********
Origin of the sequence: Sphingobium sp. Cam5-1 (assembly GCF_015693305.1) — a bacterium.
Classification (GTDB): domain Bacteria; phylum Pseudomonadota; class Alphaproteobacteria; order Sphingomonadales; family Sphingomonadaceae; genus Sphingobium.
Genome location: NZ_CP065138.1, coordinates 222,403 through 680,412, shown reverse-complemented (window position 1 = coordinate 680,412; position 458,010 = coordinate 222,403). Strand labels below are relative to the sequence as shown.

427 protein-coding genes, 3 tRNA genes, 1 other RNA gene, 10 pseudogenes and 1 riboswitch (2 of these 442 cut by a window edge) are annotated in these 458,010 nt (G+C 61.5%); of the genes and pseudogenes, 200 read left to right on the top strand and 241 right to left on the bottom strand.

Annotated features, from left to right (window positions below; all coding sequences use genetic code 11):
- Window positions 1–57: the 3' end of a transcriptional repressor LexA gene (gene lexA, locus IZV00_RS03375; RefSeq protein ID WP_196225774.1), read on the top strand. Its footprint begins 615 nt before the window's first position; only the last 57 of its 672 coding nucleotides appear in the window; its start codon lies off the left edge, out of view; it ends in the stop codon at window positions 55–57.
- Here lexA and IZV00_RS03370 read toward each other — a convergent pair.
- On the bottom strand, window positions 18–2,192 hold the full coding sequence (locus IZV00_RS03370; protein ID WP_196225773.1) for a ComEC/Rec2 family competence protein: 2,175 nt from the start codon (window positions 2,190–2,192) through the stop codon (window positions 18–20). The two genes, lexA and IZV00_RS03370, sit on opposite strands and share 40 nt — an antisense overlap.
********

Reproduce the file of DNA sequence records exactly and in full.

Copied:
Origin of the sequence: Sphingobium sp. Cam5-1 (assembly GCF_015693305.1) — a bacterium.
Classification (GTDB): domain Bacteria; phylum Pseudomonadota; class Alphaproteobacteria; order Sphingomonadales; family Sphingomonadaceae; genus Sphingobium.
Genome location: NZ_CP065138.1, coordinates 222,403 through 680,412, shown reverse-complemented (window position 1 = coordinate 680,412; position 458,010 = coordinate 222,403). Strand labels below are relative to the sequence as shown.

427 protein-coding genes, 3 tRNA genes, 1 other RNA gene, 10 pseudogenes and 1 riboswitch (2 of these 442 cut by a window edge) are annotated in these 458,010 nt (G+C 61.5%); of the genes and pseudogenes, 200 read left to right on the top strand and 241 right to left on the bottom strand.

Annotated features, from left to right (window positions below; all coding sequences use genetic code 11):
- Window positions 1–57: the 3' end of a transcriptional repressor LexA gene (gene lexA, locus IZV00_RS03375; RefSeq protein ID WP_196225774.1), read on the top strand. Its footprint begins 615 nt before the window's first position; only the last 57 of its 672 coding nucleotides appear in the window; its start codon lies off the left edge, out of view; it ends in the stop codon at window positions 55–57.
- Here lexA and IZV00_RS03370 read toward each other — a convergent pair.
- On the bottom strand, window positions 18–2,192 hold the full coding sequence (locus IZV00_RS03370; protein ID WP_196225773.1) for a ComEC/Rec2 family competence protein: 2,175 nt from the start codon (window positions 2,190–2,192) through the stop codon (window positions 18–20). The two genes, lexA and IZV00_RS03370, sit on opposite strands and share 40 nt — an antisense overlap.